I found this audiobook extremely engrossing and it kept me entertained a long time. Like all Stephenson novels, it's complex and requires your full attention (don't listen to it while driving around central London). And although it's long and often digressive, it lacks the self-indulgent rambling of his later work.
I had to listen to the beginning of this book several times, but the way he ties everything together in the end is amazing. The story is beautiful and haunting.
The first 3/4 of The Diamond Age is brilliant, but Stephenson couldn't sustain the story, and the story crashes to a dissatisfying end. Jennifer Wiltsie's narration is excellent, especially given the number of voices she has to sustain.
I had read this title, loved it, and looked forward to the listen. The narration is fantastic, the musical chapter breaks add a nice flavor and the story (and the ideas it contains) were as wonderful as I remembered.
The only marring of the experience was several dropouts in the audio, one near the end of part one and a cluster of 7 or 8 after the middle of part 2. The audio would suddenly turn staticy and unintelligible for several seconds.
This was really very annoying in what was otherwise a stellar read.
Interesting, complex story line. Call me a prude but I still wonder about the effectiveness of the orgies -- which were a unique idea, but like I said, perhaps I'm a prude. Don't worry tho: no graphic descriptions of them.
As other reviewers said, author does a thorough job creating the world (but I could have done with less description. I know others will find it adds to the book. For me it detracted.) I would recommend this book as a true science fiction novel.
The more audiobooks I've listened to, the more I've come to appreciate good production quality in the sound and narration. (Books done by Audio Renaissance I've found are quite good.)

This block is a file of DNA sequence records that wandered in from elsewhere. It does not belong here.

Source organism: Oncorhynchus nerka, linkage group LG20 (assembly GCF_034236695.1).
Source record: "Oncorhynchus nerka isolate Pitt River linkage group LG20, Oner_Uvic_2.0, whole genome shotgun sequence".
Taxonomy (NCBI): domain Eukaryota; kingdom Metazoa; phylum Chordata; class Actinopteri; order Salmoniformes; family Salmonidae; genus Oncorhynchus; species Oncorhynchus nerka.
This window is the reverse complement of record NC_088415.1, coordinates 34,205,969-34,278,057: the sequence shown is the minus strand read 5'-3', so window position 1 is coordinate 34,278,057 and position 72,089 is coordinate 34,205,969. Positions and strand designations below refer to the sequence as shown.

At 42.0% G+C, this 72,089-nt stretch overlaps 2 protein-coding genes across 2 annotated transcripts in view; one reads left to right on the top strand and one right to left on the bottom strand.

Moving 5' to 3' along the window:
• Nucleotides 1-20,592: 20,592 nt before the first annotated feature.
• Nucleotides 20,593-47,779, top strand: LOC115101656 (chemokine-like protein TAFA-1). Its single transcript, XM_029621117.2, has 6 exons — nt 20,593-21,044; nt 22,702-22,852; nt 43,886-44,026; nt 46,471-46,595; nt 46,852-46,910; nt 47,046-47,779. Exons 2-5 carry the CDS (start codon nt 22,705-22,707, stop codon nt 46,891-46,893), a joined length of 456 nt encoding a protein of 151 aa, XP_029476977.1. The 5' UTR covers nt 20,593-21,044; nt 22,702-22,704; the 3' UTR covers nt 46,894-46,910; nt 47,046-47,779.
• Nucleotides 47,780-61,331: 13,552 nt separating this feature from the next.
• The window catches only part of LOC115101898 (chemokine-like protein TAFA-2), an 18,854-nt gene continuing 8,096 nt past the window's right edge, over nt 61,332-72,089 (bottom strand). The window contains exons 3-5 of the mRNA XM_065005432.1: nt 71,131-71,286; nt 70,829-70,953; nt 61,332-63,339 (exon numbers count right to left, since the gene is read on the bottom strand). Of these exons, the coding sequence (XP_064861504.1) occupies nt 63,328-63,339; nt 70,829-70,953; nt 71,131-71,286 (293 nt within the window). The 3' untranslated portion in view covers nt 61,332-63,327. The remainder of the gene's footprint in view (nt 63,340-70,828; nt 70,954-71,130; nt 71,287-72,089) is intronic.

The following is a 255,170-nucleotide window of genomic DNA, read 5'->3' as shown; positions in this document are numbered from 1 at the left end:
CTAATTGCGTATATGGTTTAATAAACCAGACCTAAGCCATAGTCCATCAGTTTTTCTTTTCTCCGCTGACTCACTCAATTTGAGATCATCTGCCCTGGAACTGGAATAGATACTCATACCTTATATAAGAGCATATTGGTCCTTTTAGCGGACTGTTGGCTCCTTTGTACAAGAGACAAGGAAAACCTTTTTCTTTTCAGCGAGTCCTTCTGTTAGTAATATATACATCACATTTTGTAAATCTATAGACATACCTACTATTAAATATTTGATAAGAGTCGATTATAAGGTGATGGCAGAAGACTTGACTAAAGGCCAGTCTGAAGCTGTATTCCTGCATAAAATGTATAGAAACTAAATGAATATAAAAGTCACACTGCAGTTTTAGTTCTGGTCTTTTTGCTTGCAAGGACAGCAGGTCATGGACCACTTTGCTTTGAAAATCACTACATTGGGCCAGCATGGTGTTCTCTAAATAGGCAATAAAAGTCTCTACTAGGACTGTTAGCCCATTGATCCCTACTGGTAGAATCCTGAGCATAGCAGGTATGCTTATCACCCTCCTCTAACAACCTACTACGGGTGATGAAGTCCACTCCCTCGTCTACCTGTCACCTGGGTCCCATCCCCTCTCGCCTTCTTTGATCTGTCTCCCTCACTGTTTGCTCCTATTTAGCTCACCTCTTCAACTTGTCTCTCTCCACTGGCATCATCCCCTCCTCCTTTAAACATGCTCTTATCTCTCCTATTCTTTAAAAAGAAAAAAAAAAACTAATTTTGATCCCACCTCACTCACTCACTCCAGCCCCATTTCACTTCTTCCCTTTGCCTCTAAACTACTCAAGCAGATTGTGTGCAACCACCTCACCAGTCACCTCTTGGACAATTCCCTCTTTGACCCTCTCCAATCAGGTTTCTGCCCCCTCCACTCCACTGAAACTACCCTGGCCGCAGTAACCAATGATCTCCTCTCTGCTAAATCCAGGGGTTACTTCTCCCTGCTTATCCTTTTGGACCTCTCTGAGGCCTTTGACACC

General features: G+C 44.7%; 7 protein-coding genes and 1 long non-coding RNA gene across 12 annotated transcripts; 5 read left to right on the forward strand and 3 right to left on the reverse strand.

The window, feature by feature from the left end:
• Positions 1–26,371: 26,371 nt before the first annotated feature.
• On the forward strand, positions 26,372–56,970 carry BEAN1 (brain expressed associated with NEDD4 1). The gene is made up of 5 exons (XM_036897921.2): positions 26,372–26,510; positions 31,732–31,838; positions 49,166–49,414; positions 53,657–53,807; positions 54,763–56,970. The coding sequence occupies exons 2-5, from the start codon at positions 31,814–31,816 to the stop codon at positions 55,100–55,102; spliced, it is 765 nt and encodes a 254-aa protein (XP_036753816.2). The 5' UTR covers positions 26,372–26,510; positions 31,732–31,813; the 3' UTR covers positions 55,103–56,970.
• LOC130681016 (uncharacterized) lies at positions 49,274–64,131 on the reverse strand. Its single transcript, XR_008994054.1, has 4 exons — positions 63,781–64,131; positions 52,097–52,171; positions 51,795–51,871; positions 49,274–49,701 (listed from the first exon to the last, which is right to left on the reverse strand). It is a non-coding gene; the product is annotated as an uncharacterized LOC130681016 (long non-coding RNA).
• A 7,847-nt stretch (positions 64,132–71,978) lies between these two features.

I'm still in the middle of this book, and am quite enjoying it so far, but I needed to stop just now to say how impressed I am with the different voices and accents that the narrator, Jennifer Wiltsie, pulls off. I just took for granted that she was doing the accent of the character Judge Fang as a Chinese man from New York, but it wasn't until the book pointed out that aspect to the character that I realized what an impossible task it is for Ms. Wiltsie to pull off such a weird combination of an accent while still having it sound not only natural and undistracting, but even sounding like you might imagine it would.
The story skips around without a lot and it is hard to follow how all the parts work together until the end. The author obviously thinks a lot about the future and possibilities of nanotechnology and incorporates these ideas into the story, which lends interesting elements to the plot, such as the primer itself. However, the descriptions of the technology go on and on and on to the point where it is difficult to pay attention. Not a good book for the gym, it is not engaging enough.